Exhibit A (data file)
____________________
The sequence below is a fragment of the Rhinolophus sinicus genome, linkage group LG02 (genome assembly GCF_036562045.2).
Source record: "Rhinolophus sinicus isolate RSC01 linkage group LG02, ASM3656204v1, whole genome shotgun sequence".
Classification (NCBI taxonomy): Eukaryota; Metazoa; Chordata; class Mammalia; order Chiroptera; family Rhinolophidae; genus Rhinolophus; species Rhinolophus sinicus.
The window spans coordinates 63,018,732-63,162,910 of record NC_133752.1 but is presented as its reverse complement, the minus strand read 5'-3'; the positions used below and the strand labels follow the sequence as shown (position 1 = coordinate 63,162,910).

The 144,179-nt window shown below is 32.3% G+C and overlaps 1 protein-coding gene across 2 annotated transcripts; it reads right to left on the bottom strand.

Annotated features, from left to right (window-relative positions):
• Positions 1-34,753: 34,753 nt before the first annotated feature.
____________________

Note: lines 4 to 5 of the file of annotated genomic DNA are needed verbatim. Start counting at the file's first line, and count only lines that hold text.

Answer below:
The window spans coordinates 63,018,732-63,162,910 of record NC_133752.1 but is presented as its reverse complement, the minus strand read 5'-3'; the positions used below and the strand labels follow the sequence as shown (position 1 = coordinate 63,162,910).

The 144,179-nt window shown below is 32.3% G+C and overlaps 1 protein-coding gene across 2 annotated transcripts; it reads right to left on the bottom strand.